“Carpe diem! Rejoice while you are alive; enjoy the day; live life to the fullest; make the most of what you have. It is later than you think.”
– Horace

Can you feel the holiday “crunch” beginning? In our house, the calendar is beginning to fill up with parties, family activities and much more. Around this time of year, my family sort of begins to brace itself–I’m rather busy once January hits 🙂 (as you might imagine).

As for the country, well the good news for the economy continues to sort of trickle in…we just found out that retail spending in October was up about 1.4% (driven mostly by some recovery in the auto industry) and, if you’re curious, you can get the full details here:

And the stock market seems to be moving in a good direction, and that’s always a nice thing for the national psyche (though not always indicative of real economic health, as we have learned).

“Real World” Personal Strategy
Behavior & Attitude Traits of the Poor

In my line of work, I get to conduct a real-time analysis of what creates wealth in the lives of regular families…and what drives it away. I’ve written in the past about some of the commonalities found in the financially secure…and I thought it might be useful to now focus on what I see in those who can’t ever seem to crack those ranks.

And this year is proving to be no exception, as the calendar here at the business is also filling rapidly–end-of-year appointments, tax planning consultations, etc. Do make sure that you contact us to guarantee that we can help you keep your tax bill down for 2009, while there’s still time!

But no matter how much things turn around in the national picture, regular families can continue to wallow in debt and struggle–and sometimes it’s their fault.

Now, the last thing I want to do is shame my clients and friends about the kind of behavior which leads to this situation…so, instead, I’d like to address it in my Personal Strategy Note for the week. That way, you can hold it up as a “mirror” to your own family’s financial habits and make the changes necessary.

As always, making change away from these habits can be difficult–but we’re here to HELP, not make you feel badly about it. So call or email us, and let us know what we can do to walk more closely alongside you in the road to financial recovery…

In my experience, the financially-strapped typically…

* Spend money on things they don’t need: I’m sure we’ve all got one of those friends who just loves to spend money, and buy things just to say they have them. The newest iPhone just came out? They buy it even though they already have an older version. A new TV came out with a higher refresh rate than their current one? They buy one so they can say they have the newest and latest technology.
* Don’t know where their money is going: Far too often people who are broke find themselves short because they’ve never tracked their monthly cash flow and their small expenses are adding up to consume everything they bring in. They really need to track their expenses for a month or two so that they can set up a plan.
* Like to blame their problems on outside forces: People don’t like to see themselves as the source of their problems. While people certainly have problems that aren’t caused by something they’ve done, far too often they will also try to shift blame when they should be looking at themselves. They blame their friends, family and the government. They believe that “the little guy just can’t get ahead”.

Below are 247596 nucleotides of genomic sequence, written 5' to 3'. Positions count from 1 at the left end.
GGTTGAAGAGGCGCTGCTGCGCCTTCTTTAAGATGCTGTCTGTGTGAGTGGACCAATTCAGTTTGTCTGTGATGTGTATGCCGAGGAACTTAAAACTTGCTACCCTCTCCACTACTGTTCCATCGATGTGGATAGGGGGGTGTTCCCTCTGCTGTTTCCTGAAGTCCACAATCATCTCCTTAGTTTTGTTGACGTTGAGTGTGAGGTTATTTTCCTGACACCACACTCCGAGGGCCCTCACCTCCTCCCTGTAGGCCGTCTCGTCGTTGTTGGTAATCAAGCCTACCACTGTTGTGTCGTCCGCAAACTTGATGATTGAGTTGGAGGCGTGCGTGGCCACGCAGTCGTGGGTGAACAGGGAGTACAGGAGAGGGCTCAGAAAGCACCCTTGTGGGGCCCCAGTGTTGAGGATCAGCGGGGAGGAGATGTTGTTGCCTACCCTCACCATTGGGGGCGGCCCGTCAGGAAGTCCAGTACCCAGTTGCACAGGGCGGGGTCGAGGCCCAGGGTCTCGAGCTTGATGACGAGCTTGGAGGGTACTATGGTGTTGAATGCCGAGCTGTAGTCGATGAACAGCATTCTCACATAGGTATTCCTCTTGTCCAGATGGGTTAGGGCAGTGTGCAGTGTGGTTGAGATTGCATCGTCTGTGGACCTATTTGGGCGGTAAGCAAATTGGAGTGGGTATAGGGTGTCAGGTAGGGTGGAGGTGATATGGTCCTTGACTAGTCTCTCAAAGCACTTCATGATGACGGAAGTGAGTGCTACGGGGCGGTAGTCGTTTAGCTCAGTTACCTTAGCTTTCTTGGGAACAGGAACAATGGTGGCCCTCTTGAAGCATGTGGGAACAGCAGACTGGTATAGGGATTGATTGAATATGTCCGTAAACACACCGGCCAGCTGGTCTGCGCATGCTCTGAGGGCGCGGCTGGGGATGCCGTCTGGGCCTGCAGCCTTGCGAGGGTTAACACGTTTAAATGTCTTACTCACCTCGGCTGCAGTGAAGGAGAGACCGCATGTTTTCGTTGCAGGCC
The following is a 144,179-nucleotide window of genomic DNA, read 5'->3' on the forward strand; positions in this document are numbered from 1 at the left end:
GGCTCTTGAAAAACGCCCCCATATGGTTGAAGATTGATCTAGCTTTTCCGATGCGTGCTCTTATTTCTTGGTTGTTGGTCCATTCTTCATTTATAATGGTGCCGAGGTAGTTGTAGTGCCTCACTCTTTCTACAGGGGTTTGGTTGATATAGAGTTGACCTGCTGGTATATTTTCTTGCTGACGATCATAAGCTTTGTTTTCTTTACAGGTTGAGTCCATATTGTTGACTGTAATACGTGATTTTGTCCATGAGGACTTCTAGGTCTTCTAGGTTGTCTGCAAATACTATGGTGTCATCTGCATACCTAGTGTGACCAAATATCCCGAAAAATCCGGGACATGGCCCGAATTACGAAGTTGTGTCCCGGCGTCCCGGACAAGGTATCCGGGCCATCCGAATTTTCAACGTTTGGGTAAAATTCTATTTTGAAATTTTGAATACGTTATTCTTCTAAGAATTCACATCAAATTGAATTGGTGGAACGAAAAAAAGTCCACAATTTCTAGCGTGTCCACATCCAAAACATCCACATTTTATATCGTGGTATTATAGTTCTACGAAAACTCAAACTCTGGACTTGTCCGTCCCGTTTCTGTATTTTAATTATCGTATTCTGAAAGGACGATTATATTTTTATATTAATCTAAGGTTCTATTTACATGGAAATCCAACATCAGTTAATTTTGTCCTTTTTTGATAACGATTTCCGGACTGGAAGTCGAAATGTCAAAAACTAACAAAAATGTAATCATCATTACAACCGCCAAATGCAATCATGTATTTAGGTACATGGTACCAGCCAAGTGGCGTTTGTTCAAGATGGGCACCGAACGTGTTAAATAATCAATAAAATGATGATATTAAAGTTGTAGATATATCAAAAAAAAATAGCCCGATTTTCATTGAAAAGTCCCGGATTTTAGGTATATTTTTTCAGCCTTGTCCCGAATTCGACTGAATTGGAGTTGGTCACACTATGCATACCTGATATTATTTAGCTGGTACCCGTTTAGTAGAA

* They would rather have others think they are wealthy, than actually be wealthy: People who are always broke like to be seen as wealthy and successful, even if looking that way to others means that they’re actually forfeiting the possibility of being wealthy in reality.
* They don’t plan ahead: Money is short because they haven’t set up a family budget and a saving and spending plan. If you set up a monthly cash flow forecast, and know exactly what you’re going to spend in what categories -they’ll do much better. If you fail to plan you can plan to fail.
* They use credit habitually for “lifestyle” purchases: Delayed gratification isn’t something that they’ve heard of, and if they want something they just put in on credit. After all – it’s at a 0% interest rate for the first 3 months! One purchase leads to another, and before they know it they’ve got thousands in credit card debt!
* Always pay more than they have to: Often people who are broke have gotten there because they don’t know how to shop for a deal, negotiate or ask for a discount. You can get a discount on just about anything – from electronics to health care. Never pay more than you have to!
* Fall prey to lifestyle inflation and “keeping up with the Joneses”: Often people with higher incomes have problems with staying ahead in their budget as well because they fall prey to lifestyle inflation. Instead of banking and saving raises, they raise their standard of living – buying a bigger better house, a new car and a new wardrobe. They feel like they have to keep up appearances with everyone in their neighborhood.
* They rely on others to fix their problems: We’ve probably all known someone who is always going to their parents, family or friends to bail them out. They create a pile of debt, and then rely on the kindness of others to get them out of their bind.
* They forfeit future gains for fun today: These people often have a hard time visualizing how saving and hard work will pay off down the road, and instead live for the fun and pleasures of today. They don’t realize how saving for tomorrow can improve their quality of life today!

Obviously, I’d like to help you move past these behaviors. You may not carry every one of these traits, but just one or two can get you into hot water. If you feel that you’re slipping into any of these traps, please do let us know…we’re here to help as your Family’s Personal Financial Guide.